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Politics 101 for the Clueless.

December 23, 2009

Politics 101 for the Clueless.

Forget messing about with high ideals and theoretical solutions because that is not how the real world works. I am amused when people come up with what they think is wonderful compromise to complicated and divisive issues. Amused because though they may have their heart in the right place and the answer may seem plausible they have to yet to test it where it matters: in society. Often the answers are we should; they could; my understanding is that if; here is a win win scenario that we can all agree upon and so forth. Let’s all have a group hug at the end because another world problem has been solved by another ineffectual meeting. People may have reached a new level of group dynamic but as is often the case once the discussion group has closed the problems still remain unaltered by their remarkable conclusions. So other than winning an argument what has changed? Answer: Nothing.

The problem with all the rhetoric and lofty ideals is that few people have the power to implement them. This may seem horrific to those that have dedicated the last 2 weeks of their life trying to justify their position but that is the reality. Power exists and unless you have power wielded in the direction you want nothing happens. Try implementing any change in the law without the authority of the institutions being enforced. Laws may exist but unless they are enforced they may as well not exist. The effect will be the same for some people.

This is why many political parties will sacrifice many lofty ideal if they see it as a threat to their electoral prospects. They live with the understanding that unless they are in power they cannot implement the changes that they want to happen. They have an agenda which is competing with other agendas yet it is the one who holds the reigns of authority that has the power to run with theirs.

The second and even more crucial point is that no earthly power is absolute. There are limits to how far someone can go. A king may have absolute authority but if no one follows his orders then he is without power. Presidents may declare war but if the order is ignored and he is told to go jump then by everyone in his chain of command then guess what? His order will never happen. People chose to follow or not follow orders just as they chose to agree or disagree with any opinion. It would be easier to move a mountain than to change the mind of a person who refuses to agree. The president may be confident that his order will be carried out because he understands everyone who follows them has already agreed to do so. This is his circle of influence and where real political power lies.

Office politics despite its nastiness is often about increasing someone circle of influence and increasing their power. Yes even at the most basic levels of life there are people who engage in constant power struggles.

‘The Circle of Influence’ is much more subtle than autocratic power but it is also more basic. A captain may run a tight ship but the second he loses influence over his men he would lose the ability to run a tight ship. Who would follow his orders? Corporate companies spend million each year trying to influence their staff and encourage them to work better and harder. This is because they understand that just barking orders often does not work. If you look at any of the major political parties then you will often see a collection of factions. These are little sub-parties within the big party all dedicated to special interests. Politicians often join these factions to help gather numbers for a particular set of causes to sure up number for an internal vote. Sometimes the survival of the politician and whether they are endorsed to stand for a seat is dependent upon what factional support they can muster.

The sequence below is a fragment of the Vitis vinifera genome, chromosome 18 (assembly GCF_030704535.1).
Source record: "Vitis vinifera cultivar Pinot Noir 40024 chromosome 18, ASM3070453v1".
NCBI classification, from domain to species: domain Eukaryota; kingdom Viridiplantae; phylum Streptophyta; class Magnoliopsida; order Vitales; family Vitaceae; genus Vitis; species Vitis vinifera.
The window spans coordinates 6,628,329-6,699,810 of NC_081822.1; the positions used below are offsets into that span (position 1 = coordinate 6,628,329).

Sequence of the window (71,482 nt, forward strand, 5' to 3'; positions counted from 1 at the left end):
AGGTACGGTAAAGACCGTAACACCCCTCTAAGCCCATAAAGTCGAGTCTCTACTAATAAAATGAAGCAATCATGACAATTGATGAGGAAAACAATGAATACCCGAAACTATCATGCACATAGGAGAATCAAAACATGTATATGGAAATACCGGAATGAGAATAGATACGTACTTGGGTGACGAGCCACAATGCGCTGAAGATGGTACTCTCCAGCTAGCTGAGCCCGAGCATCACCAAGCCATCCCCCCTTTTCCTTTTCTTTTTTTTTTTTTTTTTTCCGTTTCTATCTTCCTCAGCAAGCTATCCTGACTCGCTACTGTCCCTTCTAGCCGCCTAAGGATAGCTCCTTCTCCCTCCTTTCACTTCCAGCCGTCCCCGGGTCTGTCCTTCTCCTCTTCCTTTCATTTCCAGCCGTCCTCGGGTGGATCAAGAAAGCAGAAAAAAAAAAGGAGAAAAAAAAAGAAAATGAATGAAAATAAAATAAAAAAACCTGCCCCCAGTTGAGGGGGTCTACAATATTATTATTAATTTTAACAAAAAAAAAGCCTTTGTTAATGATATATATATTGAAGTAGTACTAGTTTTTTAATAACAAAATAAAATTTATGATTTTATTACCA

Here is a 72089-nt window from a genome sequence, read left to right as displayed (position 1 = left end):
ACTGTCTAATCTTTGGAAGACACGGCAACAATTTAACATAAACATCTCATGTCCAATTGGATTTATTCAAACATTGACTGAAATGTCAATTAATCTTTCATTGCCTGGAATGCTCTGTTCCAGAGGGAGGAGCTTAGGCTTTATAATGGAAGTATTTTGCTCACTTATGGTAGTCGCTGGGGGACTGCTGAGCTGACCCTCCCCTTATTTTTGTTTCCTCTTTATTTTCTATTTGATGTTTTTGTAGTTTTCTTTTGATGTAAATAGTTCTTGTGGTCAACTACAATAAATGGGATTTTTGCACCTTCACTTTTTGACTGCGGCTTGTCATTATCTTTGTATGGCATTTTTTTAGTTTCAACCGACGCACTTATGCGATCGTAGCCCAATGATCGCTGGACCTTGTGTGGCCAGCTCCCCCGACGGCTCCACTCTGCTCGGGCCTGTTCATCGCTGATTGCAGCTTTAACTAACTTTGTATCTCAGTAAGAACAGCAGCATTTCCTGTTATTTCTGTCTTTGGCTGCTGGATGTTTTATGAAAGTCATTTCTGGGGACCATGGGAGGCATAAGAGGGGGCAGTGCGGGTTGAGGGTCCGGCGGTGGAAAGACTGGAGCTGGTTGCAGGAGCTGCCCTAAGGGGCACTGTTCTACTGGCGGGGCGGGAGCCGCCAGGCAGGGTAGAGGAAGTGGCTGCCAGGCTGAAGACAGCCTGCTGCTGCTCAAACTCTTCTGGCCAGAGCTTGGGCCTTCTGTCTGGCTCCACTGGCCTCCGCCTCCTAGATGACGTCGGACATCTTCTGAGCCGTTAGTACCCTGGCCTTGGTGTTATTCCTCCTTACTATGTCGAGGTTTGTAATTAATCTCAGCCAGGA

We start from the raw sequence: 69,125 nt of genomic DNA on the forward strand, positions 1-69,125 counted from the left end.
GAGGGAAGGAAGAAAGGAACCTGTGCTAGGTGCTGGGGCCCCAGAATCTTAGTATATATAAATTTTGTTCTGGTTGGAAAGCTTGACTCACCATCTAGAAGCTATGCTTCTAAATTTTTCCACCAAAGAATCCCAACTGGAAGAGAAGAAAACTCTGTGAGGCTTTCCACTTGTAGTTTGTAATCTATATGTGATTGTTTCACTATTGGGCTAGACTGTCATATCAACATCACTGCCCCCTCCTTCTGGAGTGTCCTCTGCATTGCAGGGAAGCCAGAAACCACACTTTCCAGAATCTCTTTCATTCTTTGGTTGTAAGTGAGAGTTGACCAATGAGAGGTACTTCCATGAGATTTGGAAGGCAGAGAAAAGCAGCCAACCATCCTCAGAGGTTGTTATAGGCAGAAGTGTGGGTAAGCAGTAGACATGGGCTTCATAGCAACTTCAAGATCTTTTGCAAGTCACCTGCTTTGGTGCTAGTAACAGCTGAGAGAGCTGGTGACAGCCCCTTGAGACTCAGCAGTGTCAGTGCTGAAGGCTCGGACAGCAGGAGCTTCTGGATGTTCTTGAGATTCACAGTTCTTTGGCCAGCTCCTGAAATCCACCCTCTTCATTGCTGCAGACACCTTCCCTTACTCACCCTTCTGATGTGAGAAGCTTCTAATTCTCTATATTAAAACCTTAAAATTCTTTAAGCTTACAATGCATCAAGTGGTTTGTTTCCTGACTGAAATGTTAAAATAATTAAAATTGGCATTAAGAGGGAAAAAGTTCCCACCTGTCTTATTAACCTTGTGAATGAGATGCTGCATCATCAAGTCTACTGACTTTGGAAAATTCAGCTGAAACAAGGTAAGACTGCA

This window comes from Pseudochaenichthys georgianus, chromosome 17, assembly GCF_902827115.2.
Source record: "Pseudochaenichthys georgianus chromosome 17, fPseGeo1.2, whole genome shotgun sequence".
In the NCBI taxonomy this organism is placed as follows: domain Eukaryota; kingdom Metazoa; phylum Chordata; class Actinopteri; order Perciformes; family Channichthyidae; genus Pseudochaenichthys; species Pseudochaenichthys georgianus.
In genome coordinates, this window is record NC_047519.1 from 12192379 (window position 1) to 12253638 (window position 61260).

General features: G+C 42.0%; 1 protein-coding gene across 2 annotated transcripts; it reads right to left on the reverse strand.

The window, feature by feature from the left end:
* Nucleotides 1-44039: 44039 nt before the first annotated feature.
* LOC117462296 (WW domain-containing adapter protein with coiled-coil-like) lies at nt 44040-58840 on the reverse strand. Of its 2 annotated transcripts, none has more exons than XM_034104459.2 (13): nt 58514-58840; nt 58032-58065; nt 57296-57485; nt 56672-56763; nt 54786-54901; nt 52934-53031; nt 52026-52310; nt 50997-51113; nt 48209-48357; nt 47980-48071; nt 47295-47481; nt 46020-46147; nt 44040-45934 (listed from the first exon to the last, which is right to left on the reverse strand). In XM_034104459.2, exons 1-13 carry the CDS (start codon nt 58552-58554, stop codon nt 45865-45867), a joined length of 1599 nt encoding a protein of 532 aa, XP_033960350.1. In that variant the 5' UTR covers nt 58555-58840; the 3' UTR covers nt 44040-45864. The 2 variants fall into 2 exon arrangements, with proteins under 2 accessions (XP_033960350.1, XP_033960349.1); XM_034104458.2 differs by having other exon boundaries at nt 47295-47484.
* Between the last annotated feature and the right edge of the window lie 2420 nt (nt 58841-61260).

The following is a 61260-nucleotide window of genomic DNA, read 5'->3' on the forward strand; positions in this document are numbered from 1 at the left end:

Lobbying is one of the oldest forms of influence and should never be underestimated in its effectiveness. If a business man tells a politician that he would like to invest millions in a job creation program in his marginal electorate then that does wield a certain amount of influence. A group of protestors seeking a meeting with the same politician may wield influence if two things occur: the protester can convince the politician of their case or they can convince the politician that they have influenced a critical volume of voters to support their cause. Hence you will find plenty of experienced pressure groups targeting marginal seats to promote their causes.

The numbers game in any vote about an issue can be a very clinical event. If you need a majority vote to push through a proposal that has failed before then the experienced politician will start trying to sure up votes before tabling. Every party has numbers men who dedicate themselves to looking for supporters before an issue is officially discussed. In a way the actual debate is just a side show for what is often a predetermined outcome. If we need evidence of this you need only ask why Peter Costello never became the Australian Prime Minister. The answer is that he never challenged because he never thought that he had the numbers to win the position from John Howard. His circle of influence was smaller than John Howard’s.

There is an unscientific rule that some people pushing a cause often use when trying to push a proposal. They look at the people from the point of loyalty. Every group is split into thirds. One third will always be against the proposal; one third will always be against; that leaves only one third to be influenced. The maths gets better for the experienced because you really only need half plus one of that third to win. So many power struggles are being won but what sways just over one sixth of the group.

So, good luck with any power struggle that you wish to enter into.

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